Parallel Test Execution Using Selenium Webdriver

Parallel Test Execution Using Selenium Webdriver Introduction Parallel test execution involves running a suite of automated tests in parallel as opposed to sequentially. You don’t execute your tests one by one. Rather, you take the entire batch and split it up amongst multiple servers so that each server can run a single test at a time. This techniques has some fantastic advantages to improve your overall software development life cycle. First, running your tests in parallel can significantly decrease your execution time. If you have enough resources to run all of your tests at once, then the duration of the test execution will last only as long as your slowest test. For example, if you have 100 tests and 100 virtual machines on which to run these tests, then dividing them in parallel will allow you to run 100 tests at once. If your slowest test takes two minutes to run, then that is how long it will take for the entire test suite to execute. Running these 100 tests sequentially will take you magnitudes of times longer because you can only execute one test at a time. Therefore, you need to add all of the test run times together to understand how long that will take. If we assume that each test takes two minutes to run, then running them sequentially will take 200 minutes of run time. That’s a 5000% difference! The second advantage that parallel test execution has over sequential test execution is that it gives your team a faster feedback loop. If your test suite can execute faster, then your team can have feedback faster...

Proper Black Box Test Case Design-part 2-Boundary Value Analysis

Proper Black Box Test Case Design - Part 2 - Boundary Value Analysis Our second post in this series focuses on efficient test case design using black box testing. The goal of these posts is to make you better at designing test cases so that you can develop higher quality systems. In-depth explanations and practice exercises are at the core of these tutorials. In part one of this tutorial, we discussed: What a well-designed test case is Different types of software testing Black Box Testing Equivalence Partitioning Boundary Value Testing Today, we are going to continue working on learning Black Box Testing techniques. Specifically, we will learn Boundary Value Testing (BVT). BVT further expands upon the concepts that you mastered in the Equivalence Partitioning Tutorial. You will utilize the equivalence partitioning technique to help you with boundary value testing. In the previous post, I started with an example of a very simple test case. I will further expand upon it here. Test Scenario Consider the following situation where a text box allows the following integers to be entered: 1 – 5 Success 5 – 9 Monkeys 9 – 11 Bananas Use your newly found skills to create equivalence classes. (See the completed example below.) You might notice that you run into an issue at all of the boundaries, or edge cases. For example, if you enter a 5, does that return a “Success” or “Monkeys”? Same goes for the 9; will that return “Monkeys” or “Bananas”? Testing the edge conditions in software testing is known as boundary value testing. Isn’t it awesome how the name makes complete sense? Boundary...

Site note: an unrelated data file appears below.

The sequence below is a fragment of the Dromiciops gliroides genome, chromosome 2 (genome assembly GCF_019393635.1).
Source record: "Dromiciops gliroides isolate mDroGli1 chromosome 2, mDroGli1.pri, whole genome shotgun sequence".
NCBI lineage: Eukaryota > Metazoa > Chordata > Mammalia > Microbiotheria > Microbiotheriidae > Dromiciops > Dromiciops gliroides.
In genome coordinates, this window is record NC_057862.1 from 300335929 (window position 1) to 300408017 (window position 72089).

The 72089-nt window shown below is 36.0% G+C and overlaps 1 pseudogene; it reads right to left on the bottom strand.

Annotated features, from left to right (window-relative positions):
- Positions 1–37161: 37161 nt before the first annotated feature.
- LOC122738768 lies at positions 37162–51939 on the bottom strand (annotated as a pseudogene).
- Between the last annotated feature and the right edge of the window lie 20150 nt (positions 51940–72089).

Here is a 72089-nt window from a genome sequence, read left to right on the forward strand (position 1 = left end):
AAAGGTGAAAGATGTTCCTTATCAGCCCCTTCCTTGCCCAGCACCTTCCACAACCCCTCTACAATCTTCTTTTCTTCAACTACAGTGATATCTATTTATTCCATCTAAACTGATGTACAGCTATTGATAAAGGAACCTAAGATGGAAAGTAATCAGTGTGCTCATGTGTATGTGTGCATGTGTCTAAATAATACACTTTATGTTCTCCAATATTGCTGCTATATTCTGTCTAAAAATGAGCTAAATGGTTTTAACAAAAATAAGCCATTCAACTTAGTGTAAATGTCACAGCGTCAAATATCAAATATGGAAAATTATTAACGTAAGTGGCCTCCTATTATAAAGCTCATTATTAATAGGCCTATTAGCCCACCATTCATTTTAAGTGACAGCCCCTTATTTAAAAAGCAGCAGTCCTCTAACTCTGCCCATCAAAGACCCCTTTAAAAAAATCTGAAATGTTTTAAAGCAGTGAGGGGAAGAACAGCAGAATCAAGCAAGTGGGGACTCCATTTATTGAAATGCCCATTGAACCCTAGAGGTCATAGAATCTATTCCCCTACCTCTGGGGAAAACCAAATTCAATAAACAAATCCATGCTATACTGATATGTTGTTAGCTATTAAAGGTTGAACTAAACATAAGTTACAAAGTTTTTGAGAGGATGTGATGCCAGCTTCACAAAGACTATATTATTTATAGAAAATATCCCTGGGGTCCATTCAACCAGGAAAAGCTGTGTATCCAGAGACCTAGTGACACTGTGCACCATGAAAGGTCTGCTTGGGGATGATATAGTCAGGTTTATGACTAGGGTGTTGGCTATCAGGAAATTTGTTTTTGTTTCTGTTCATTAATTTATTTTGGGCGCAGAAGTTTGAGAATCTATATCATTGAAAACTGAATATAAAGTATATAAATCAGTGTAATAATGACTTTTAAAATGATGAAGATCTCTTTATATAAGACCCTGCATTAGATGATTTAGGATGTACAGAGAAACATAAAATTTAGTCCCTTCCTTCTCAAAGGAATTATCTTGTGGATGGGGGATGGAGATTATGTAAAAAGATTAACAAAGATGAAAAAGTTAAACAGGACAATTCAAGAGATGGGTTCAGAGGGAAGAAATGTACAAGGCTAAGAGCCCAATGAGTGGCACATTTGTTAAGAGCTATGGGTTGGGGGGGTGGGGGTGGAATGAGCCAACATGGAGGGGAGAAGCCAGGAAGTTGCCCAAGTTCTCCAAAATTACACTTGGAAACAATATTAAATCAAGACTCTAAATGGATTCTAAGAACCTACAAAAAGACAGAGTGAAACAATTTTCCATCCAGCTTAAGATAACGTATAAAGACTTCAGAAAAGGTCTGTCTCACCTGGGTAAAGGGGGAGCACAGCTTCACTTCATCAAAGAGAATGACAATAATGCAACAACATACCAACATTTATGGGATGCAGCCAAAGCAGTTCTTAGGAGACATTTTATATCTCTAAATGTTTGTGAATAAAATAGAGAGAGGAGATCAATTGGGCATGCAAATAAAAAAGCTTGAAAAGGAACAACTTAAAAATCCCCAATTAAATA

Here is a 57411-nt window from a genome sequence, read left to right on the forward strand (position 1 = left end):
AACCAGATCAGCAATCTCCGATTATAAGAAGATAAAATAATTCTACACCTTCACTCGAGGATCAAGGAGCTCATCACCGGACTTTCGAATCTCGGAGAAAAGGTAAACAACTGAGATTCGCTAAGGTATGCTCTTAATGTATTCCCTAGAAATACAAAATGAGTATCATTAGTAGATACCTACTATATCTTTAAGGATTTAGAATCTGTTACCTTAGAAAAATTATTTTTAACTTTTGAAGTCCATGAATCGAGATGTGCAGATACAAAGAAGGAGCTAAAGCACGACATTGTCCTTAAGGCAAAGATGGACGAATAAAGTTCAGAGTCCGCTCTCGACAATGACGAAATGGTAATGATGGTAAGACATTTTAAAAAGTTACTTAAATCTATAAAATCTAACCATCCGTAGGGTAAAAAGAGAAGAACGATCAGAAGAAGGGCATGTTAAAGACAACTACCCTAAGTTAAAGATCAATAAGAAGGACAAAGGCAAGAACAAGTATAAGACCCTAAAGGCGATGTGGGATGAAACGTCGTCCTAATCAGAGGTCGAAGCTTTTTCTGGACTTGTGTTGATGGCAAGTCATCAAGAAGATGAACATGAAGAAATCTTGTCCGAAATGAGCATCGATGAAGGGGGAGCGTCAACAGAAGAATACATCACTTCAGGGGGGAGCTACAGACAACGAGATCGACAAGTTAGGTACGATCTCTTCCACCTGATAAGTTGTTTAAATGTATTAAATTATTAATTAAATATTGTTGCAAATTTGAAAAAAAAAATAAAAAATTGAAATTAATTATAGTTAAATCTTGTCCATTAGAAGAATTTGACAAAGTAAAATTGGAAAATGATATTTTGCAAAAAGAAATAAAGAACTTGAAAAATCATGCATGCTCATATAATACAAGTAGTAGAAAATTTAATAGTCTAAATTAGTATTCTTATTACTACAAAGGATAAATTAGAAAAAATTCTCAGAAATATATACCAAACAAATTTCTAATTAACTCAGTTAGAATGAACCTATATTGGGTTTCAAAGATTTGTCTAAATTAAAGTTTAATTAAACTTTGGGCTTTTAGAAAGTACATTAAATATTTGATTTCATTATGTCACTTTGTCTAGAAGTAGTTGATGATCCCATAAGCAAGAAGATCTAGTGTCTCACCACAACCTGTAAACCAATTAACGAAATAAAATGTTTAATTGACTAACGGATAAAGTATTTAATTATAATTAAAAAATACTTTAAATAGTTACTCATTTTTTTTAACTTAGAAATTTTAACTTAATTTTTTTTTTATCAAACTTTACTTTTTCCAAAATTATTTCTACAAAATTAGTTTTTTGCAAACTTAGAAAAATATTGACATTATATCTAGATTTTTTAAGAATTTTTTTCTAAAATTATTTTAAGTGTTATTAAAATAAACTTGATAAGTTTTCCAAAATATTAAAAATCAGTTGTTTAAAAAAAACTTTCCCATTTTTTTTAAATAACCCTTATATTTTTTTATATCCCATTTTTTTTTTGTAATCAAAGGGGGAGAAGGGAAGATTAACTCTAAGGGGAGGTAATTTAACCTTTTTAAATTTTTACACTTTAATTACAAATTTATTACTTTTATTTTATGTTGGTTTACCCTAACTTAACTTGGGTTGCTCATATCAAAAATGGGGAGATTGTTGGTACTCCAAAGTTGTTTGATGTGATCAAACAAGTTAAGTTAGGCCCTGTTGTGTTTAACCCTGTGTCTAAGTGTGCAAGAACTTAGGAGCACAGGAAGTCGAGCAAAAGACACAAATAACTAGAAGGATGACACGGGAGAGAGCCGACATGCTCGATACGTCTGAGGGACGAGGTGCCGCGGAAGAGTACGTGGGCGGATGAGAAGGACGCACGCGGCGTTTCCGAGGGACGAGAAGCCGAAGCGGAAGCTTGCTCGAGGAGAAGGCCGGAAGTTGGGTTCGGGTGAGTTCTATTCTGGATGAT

How To Design Test Cases for Testing – Part 1 Equivalence Partitioning

In today’s IT world, the lines between developers and QA Engineers are being blurred. With the emergence of Agile, Test Driven Development, Continuous Integration, and many other methodologies, software testing is becoming even more critical.   To support daily releases, multiple Operating Systems, and multiple browsers, the Development team (QA and Software Engineers) needs the capability to create test cases faster while increasing test coverage. Therefore, learning how to design test cases in the most efficient manner is becoming a critical skill in the IT industry.   There were a few occasions when not knowing these skills has come back to bite me in the wallet. I actually missed out on a few amazing opportunities because my skills weren’t up to par. However, one of my favorite quotes is, “Losers make excuses and winners make progress”.   Therefore, rather than sulking in pity, I take my weaknesses and improve upon them. Turning them into strengths. I spent countless hours of research, reading, and practice to improve. Today, as a result of my failures, I have more knowledge and power to deliver higher quality software.   I want to teach you the best way to design test cases, so that when your dream job comes along, you are prepared to show off your testing skills and impress them.   The ultimate goal with all of these testing techniques is to make you more efficient at writing tests. I will teach you how to write less test cases, but still have higher testing coverage.   Make sure that you actually do the exercises that I provide and then apply these skills...

Your Automation Test Sucks